Chapter at a Glance
Many types of Microsoft Office Visio diagrams depict related ideas, relationships, or sequences by showing shapes that are connected with lines. For example, a flowchart shows each of the steps in a process as a series of shapes connected by lines. Organization charts show employee relationships as a hierarchy of shapes connected by lines. Network diagrams use lines to show equipment connected to hubs.
Visio makes it easy to connect the shapes in these diagrams by using connectors1-D shapes (usually lines or arrows) that connect 2-D shapes, such as the process shapes in a flowchart. If you rearrange the connected 2-D shapes, the connectors stay attached to the shapes and reroute for you, so you don't waste time redrawing lines. In some diagrams, such as flowcharts, you can even drag a 2-D shape between two connected shapes, and Visio reroutes the connector and connects all three shapes.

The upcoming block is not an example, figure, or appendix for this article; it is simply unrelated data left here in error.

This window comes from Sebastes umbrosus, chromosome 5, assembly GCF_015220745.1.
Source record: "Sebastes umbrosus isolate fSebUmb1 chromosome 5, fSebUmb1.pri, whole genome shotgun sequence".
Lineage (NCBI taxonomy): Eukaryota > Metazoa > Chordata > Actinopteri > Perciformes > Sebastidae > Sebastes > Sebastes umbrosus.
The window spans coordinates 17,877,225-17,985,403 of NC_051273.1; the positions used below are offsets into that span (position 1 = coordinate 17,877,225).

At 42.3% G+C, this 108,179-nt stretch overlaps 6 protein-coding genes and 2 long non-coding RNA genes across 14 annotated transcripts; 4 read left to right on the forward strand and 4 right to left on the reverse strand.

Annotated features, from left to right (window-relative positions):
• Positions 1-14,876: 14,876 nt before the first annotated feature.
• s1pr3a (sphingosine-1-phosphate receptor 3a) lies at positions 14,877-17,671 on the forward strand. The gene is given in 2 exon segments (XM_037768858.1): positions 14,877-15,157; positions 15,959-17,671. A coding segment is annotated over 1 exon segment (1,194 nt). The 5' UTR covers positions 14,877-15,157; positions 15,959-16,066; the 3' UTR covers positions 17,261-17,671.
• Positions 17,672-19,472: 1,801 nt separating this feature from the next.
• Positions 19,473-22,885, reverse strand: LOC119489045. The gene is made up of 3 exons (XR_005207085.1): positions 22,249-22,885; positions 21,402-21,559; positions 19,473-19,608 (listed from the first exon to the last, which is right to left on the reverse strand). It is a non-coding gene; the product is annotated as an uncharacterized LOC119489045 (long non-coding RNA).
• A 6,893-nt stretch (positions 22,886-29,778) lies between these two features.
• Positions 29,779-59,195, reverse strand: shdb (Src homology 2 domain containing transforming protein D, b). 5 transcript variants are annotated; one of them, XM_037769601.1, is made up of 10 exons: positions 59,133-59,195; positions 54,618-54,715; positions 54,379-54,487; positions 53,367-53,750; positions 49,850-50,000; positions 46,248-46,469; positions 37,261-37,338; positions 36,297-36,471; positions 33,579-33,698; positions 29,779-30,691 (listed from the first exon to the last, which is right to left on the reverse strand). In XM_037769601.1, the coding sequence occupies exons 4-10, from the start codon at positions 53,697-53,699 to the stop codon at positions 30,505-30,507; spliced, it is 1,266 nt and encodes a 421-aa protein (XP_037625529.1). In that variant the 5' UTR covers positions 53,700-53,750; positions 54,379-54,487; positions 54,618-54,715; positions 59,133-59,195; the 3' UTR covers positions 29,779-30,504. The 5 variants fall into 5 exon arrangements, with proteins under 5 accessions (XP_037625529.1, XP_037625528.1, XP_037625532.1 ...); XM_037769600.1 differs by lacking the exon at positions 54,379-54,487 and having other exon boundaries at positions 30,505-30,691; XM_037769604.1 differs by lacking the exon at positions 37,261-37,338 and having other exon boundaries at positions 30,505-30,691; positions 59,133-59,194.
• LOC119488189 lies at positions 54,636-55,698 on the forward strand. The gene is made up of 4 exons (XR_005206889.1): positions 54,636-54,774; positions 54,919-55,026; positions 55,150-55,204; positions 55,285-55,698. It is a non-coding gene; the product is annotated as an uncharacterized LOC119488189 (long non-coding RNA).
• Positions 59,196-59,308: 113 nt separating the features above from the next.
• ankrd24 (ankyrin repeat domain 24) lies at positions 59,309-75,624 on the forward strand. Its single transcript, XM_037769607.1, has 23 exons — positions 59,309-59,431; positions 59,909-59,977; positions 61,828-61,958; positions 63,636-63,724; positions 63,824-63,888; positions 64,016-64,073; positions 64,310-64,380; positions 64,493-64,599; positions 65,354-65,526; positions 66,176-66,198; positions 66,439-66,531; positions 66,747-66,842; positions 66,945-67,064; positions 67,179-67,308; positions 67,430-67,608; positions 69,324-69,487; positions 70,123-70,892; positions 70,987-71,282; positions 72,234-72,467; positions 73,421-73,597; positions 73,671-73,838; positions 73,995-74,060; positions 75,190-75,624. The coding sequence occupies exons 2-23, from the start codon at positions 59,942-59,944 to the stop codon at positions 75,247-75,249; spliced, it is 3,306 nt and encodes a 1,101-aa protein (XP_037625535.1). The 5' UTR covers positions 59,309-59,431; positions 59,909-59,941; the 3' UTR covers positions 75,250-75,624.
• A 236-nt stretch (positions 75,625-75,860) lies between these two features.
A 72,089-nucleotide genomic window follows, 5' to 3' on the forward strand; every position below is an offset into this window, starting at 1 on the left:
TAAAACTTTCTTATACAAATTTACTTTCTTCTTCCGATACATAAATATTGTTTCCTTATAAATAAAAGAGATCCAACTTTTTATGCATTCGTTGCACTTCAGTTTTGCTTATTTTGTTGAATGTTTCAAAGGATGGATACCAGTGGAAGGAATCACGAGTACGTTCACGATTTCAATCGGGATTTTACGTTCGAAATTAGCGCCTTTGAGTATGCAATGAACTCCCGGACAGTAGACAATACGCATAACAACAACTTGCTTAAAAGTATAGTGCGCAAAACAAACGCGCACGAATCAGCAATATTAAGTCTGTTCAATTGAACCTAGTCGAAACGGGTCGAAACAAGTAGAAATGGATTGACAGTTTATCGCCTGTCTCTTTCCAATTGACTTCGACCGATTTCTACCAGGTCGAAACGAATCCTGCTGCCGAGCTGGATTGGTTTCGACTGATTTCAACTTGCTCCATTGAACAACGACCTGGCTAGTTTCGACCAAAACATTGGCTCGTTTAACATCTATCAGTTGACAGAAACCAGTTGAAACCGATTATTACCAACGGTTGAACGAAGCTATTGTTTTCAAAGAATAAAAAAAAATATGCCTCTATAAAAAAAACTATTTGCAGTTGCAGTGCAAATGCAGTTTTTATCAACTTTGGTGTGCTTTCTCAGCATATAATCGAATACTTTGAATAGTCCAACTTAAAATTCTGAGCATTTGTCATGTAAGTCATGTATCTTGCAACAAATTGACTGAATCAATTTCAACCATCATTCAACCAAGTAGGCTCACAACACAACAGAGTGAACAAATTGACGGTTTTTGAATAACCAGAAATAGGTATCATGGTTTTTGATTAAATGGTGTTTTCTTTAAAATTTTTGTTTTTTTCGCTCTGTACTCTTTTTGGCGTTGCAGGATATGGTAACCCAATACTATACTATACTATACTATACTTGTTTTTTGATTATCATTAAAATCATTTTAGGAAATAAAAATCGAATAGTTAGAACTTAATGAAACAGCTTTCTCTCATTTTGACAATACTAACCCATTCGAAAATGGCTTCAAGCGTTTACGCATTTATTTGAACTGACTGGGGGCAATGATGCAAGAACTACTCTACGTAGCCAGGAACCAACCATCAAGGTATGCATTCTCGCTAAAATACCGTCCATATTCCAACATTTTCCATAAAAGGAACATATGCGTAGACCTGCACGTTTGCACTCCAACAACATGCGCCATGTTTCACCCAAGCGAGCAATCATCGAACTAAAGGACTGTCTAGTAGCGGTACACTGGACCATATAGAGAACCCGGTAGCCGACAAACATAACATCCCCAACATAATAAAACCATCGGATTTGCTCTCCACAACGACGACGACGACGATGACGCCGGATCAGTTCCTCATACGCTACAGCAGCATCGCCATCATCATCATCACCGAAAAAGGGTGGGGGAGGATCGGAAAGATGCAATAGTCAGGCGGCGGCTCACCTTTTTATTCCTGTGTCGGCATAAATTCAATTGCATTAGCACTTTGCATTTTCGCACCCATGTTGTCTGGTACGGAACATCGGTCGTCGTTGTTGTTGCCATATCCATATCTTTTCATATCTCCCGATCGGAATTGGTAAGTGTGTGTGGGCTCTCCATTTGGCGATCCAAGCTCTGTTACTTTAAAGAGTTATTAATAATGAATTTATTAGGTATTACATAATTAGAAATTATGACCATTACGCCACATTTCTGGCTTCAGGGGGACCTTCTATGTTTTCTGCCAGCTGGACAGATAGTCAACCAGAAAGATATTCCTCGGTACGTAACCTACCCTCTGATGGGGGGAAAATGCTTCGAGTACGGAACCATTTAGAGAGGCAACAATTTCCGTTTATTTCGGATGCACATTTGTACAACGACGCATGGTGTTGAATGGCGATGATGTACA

Visio 2007 makes connecting shapes even easier by adding a new feature: AutoConnect. With AutoConnect, Visio does all the connection work for you. Just drag shapes onto the drawing page, and Visio connects, aligns, and evenly distributes the shapes for you.
This chapter shows you how to connect shapes and work with connectors in a flowchart. However, the techniques that you use to connect flowchart shapes apply to other types of diagrams as well. As you modify shape connections and arrange connected shapes, you can take advantage of several layout tools that help you evenly distribute, align, and position shapes. You can even change the orientation of all the connected shapes in a diagram; for example, you can change the layout in a flowchart from top to bottom and from left to right.
Do you need only a quick refresher on the topics in this chapter? See the Quick Reference entries on pages xxvxliii.